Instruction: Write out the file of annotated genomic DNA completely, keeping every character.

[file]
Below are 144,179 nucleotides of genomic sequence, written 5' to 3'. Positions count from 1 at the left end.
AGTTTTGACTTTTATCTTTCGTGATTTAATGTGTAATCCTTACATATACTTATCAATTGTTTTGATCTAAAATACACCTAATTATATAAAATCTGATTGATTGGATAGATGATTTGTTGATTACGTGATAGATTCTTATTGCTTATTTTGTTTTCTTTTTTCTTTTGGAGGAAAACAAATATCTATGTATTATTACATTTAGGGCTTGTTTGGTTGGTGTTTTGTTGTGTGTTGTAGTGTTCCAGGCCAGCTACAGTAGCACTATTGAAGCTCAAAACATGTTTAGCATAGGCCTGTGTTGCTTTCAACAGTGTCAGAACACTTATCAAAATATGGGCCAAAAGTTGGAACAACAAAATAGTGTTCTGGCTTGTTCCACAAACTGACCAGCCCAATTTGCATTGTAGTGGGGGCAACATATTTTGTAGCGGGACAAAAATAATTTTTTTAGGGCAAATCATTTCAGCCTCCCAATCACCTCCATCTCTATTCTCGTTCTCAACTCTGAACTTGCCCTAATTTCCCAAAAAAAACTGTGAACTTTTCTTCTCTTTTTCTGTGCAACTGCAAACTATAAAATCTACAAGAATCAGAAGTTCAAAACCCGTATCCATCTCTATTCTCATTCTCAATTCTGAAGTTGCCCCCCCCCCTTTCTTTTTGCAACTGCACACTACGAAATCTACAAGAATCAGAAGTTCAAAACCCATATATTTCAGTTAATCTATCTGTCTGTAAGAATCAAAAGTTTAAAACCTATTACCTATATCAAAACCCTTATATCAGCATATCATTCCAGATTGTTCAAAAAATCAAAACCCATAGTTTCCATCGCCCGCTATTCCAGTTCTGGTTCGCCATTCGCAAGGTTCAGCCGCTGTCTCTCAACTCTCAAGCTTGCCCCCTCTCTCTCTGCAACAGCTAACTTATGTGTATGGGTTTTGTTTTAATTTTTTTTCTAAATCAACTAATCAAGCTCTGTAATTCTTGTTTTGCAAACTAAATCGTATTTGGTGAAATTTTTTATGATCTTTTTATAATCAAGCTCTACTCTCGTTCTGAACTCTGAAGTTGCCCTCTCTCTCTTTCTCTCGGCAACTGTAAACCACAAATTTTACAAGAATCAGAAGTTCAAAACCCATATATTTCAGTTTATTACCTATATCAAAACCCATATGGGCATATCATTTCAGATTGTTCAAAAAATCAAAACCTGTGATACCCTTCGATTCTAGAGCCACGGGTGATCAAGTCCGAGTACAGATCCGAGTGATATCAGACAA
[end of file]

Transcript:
Below are 144,179 nucleotides of genomic sequence, written 5' to 3'. Positions count from 1 at the left end.
AGTTTTGACTTTTATCTTTCGTGATTTAATGTGTAATCCTTACATATACTTATCAATTGTTTTGATCTAAAATACACCTAATTATATAAAATCTGATTGATTGGATAGATGATTTGTTGATTACGTGATAGATTCTTATTGCTTATTTTGTTTTCTTTTTTCTTTTGGAGGAAAACAAATATCTATGTATTATTACATTTAGGGCTTGTTTGGTTGGTGTTTTGTTGTGTGTTGTAGTGTTCCAGGCCAGCTACAGTAGCACTATTGAAGCTCAAAACATGTTTAGCATAGGCCTGTGTTGCTTTCAACAGTGTCAGAACACTTATCAAAATATGGGCCAAAAGTTGGAACAACAAAATAGTGTTCTGGCTTGTTCCACAAACTGACCAGCCCAATTTGCATTGTAGTGGGGGCAACATATTTTGTAGCGGGACAAAAATAATTTTTTTAGGGCAAATCATTTCAGCCTCCCAATCACCTCCATCTCTATTCTCGTTCTCAACTCTGAACTTGCCCTAATTTCCCAAAAAAAACTGTGAACTTTTCTTCTCTTTTTCTGTGCAACTGCAAACTATAAAATCTACAAGAATCAGAAGTTCAAAACCCGTATCCATCTCTATTCTCATTCTCAATTCTGAAGTTGCCCCCCCCCCTTTCTTTTTGCAACTGCACACTACGAAATCTACAAGAATCAGAAGTTCAAAACCCATATATTTCAGTTAATCTATCTGTCTGTAAGAATCAAAAGTTTAAAACCTATTACCTATATCAAAACCCTTATATCAGCATATCATTCCAGATTGTTCAAAAAATCAAAACCCATAGTTTCCATCGCCCGCTATTCCAGTTCTGGTTCGCCATTCGCAAGGTTCAGCCGCTGTCTCTCAACTCTCAAGCTTGCCCCCTCTCTCTCTGCAACAGCTAACTTATGTGTATGGGTTTTGTTTTAATTTTTTTTCTAAATCAACTAATCAAGCTCTGTAATTCTTGTTTTGCAAACTAAATCGTATTTGGTGAAATTTTTTATGATCTTTTTATAATCAAGCTCTACTCTCGTTCTGAACTCTGAAGTTGCCCTCTCTCTCTTTCTCTCGGCAACTGTAAACCACAAATTTTACAAGAATCAGAAGTTCAAAACCCATATATTTCAGTTTATTACCTATATCAAAACCCATATGGGCATATCATTTCAGATTGTTCAAAAAATCAAAACCTGTGATACCCTTCGATTCTAGAGCCACGGGTGATCAAGTCCGAGTACAGATCCGAGTGATATCAGACAA